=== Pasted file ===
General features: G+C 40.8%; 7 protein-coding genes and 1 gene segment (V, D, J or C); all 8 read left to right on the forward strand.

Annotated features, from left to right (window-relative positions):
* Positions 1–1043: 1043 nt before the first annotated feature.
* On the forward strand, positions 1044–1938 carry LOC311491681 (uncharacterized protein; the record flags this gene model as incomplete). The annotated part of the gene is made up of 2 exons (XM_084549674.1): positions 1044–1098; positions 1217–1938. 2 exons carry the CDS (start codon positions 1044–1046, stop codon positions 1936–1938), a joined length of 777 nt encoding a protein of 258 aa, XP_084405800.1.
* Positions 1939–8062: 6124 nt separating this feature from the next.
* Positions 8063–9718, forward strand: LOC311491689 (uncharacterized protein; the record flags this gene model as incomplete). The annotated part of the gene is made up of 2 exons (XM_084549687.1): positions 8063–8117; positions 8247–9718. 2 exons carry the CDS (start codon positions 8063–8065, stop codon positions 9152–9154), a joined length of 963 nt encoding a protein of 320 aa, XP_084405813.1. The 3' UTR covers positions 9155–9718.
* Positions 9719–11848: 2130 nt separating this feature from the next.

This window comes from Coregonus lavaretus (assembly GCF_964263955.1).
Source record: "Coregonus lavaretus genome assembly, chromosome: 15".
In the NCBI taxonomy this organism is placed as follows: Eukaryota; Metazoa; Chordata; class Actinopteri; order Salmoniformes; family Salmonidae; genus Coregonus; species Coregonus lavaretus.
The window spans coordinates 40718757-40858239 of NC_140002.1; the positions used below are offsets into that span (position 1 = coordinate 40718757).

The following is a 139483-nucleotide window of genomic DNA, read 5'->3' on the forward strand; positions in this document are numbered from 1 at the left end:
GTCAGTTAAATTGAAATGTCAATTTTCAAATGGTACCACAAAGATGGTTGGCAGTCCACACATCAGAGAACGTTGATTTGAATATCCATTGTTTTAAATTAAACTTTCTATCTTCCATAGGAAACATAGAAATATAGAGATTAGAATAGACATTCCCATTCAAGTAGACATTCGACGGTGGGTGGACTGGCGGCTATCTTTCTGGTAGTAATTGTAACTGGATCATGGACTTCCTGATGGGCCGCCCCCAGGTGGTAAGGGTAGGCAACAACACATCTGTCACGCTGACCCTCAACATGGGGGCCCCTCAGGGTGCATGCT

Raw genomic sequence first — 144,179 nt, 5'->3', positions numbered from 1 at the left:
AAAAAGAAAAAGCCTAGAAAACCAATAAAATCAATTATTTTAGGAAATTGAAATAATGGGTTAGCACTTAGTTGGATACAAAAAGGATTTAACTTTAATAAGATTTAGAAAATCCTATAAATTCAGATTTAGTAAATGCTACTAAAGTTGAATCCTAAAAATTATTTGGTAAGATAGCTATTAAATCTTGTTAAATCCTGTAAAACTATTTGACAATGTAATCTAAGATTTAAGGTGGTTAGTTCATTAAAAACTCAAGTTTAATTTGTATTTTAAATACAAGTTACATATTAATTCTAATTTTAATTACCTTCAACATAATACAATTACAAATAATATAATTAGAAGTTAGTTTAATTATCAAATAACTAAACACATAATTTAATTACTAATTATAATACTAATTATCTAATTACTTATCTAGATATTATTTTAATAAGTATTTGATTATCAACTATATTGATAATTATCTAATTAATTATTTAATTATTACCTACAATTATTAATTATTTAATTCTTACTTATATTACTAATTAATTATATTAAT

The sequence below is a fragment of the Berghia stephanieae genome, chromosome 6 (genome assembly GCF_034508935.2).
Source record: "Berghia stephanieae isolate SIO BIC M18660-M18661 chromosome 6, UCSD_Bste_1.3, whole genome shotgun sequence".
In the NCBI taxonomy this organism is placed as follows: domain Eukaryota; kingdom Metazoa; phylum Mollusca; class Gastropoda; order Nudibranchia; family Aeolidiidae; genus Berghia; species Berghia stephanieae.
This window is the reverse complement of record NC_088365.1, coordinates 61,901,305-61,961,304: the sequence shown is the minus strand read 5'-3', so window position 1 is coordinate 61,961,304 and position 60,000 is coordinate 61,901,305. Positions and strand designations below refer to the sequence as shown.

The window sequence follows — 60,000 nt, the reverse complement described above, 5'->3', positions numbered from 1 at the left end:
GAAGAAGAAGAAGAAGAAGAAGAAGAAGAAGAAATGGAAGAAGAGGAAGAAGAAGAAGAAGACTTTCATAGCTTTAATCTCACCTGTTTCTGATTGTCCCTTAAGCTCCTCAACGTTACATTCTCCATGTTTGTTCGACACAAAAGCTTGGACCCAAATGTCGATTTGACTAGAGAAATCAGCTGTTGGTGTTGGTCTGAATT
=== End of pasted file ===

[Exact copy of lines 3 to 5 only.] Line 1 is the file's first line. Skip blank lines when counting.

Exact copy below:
* Positions 1–1043: 1043 nt before the first annotated feature.
* On the forward strand, positions 1044–1938 carry LOC311491681 (uncharacterized protein; the record flags this gene model as incomplete). The annotated part of the gene is made up of 2 exons (XM_084549674.1): positions 1044–1098; positions 1217–1938. 2 exons carry the CDS (start codon positions 1044–1046, stop codon positions 1936–1938), a joined length of 777 nt encoding a protein of 258 aa, XP_084405800.1.
* Positions 1939–8062: 6124 nt separating this feature from the next.